Another round-table meeting of grower and farmer groups, East Coast Rural Support Trust, Hawke’s Bay Regional Council and Ministry for Primary Industries was held this week to get an update on the dry conditions around Hawke’s Bay.
The group had a wrap up of rainfall, river and aquifer levels, and soil conditions plus the all-important animal welfare, feed and stock water situations. Coming into lambing there was a focus on feed availability and stock welfare.
“It’s been a long difficult autumn and the rainfall this week is a huge relief and morale boost for farmers, and, although it will create feed challenges in the short term, in the long term the rain will be helpful for spring pasture levels,” says Will Foley, HB President Federated Farmers.
HBRC’s climate scientist Dr Kathleen Kozyniak said that, until midnight on 28 June, there had been only around 100mm of rain on the Heretaunga and Ruataniwha Plains since February. Along with the southern coast, rainfall in these areas was at around just 35% of the Feb-Jun average.
“Around 30-50mm over the past couple of days is a game changer for the region. More rain is likely next week and near to above normal rainfall is forecast for the next couple of months.”
The Rural Support Trust reported that, in terms of morale, community spirit is generally good and farmers are adapting well to the difficult conditions and working hard to keep stock in good condition. A few farmers are getting support from the Trust.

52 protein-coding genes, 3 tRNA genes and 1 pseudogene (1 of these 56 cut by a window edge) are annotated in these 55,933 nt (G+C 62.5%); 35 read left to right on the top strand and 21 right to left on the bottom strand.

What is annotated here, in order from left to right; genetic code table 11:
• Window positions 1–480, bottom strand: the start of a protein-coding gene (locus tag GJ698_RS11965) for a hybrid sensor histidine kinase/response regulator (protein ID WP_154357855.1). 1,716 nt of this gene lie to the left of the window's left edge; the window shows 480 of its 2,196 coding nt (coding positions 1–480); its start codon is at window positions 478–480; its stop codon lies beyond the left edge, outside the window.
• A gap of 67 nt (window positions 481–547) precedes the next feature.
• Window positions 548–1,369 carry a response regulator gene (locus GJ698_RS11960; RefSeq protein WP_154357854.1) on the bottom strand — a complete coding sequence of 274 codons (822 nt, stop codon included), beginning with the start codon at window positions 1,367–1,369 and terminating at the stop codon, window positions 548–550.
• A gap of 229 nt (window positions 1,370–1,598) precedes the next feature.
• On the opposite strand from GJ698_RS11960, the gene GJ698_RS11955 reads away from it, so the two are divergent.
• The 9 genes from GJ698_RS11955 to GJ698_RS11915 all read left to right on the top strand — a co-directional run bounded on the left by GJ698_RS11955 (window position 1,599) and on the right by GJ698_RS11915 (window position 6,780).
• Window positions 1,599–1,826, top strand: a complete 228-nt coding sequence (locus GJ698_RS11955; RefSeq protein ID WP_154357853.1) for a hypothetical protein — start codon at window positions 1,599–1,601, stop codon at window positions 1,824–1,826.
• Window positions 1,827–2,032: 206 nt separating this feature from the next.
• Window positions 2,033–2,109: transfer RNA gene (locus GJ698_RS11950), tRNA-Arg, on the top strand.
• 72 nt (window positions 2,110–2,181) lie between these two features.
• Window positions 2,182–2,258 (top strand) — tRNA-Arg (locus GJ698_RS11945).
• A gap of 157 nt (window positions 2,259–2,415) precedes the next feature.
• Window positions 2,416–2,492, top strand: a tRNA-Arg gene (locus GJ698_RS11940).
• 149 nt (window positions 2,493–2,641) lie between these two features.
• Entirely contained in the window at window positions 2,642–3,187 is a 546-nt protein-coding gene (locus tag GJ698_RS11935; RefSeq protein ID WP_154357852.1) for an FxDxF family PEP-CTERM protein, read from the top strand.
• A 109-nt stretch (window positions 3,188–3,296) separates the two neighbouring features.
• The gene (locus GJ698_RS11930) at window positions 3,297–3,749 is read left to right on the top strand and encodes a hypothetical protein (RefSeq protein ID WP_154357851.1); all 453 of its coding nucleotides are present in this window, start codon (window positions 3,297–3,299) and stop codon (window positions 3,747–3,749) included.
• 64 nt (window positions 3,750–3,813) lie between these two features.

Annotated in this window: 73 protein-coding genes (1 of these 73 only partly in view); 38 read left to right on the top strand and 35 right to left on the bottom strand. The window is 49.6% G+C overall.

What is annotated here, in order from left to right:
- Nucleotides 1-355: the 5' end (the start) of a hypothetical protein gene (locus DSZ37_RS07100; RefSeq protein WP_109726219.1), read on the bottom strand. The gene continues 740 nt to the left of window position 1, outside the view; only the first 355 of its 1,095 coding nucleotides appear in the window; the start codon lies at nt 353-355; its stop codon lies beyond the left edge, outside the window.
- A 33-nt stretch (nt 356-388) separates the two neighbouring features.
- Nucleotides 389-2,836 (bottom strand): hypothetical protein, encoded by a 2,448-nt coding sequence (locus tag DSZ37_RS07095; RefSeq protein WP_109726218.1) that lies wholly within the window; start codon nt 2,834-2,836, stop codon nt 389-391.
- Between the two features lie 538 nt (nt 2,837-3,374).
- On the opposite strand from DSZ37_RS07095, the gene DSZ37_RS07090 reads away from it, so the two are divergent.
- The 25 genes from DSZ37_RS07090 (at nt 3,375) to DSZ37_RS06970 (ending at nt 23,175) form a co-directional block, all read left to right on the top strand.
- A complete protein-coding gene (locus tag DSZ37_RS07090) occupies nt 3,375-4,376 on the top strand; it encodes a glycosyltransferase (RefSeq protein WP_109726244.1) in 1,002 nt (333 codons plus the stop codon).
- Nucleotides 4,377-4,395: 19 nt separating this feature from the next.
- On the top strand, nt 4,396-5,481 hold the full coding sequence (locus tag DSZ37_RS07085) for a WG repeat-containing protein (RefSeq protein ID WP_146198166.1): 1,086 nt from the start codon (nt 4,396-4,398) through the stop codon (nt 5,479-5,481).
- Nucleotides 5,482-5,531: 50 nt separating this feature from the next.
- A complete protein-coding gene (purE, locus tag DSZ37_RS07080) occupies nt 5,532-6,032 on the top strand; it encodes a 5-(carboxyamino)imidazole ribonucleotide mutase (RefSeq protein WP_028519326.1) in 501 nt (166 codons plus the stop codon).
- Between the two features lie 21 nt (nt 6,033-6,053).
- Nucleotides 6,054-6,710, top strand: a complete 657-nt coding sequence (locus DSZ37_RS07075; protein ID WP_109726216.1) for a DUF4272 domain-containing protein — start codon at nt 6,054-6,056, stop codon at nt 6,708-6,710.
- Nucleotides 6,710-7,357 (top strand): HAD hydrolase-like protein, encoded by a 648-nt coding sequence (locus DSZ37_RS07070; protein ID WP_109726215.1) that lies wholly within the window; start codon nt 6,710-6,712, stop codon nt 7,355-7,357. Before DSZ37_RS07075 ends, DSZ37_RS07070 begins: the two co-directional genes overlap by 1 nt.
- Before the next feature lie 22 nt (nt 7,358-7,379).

“If any farmer is finding it hard to know what to do or make decisions, they should contact us at the Rural Support Trust. And keep an eye out on your neighbours so that if you see an issue or it looks like they’re not managing give us a call,” says Lon Anderson for the Rural Support Trust.
Farmers, growers, workers and their families are encouraged to contact the Trust on 0800 RURAL HELP (787 254) for a free and confidential chat.
A series of pre-lamb seminars will be held by Vet Services in Dannevirke, Waipukurau and Hastings on 6 & 7 July. Topics include ewe-scanning, facial eczema, drenching and prospects for the rest of winter into spring. A good turnout is hoped for to these seminars, as they will be helpful for farmers in sharing information and getting support.
Nitrogen can be applied to green pastures but it will be 4-6 weeks before there’s much benefit to feed levels. Brown pastures will need 3 -4 weeks to recover before it is advised to apply fertiliser.
Farmers should do a feed budget to work out what they need to do to manage through the next few months. It is important that animals are well fed through winter and supplementary feed and grazing is available.
Farmers carrying lower than normal stock numbers are also advised to do a financial budget to assess the likely outcome going into next season.
25 August 2016
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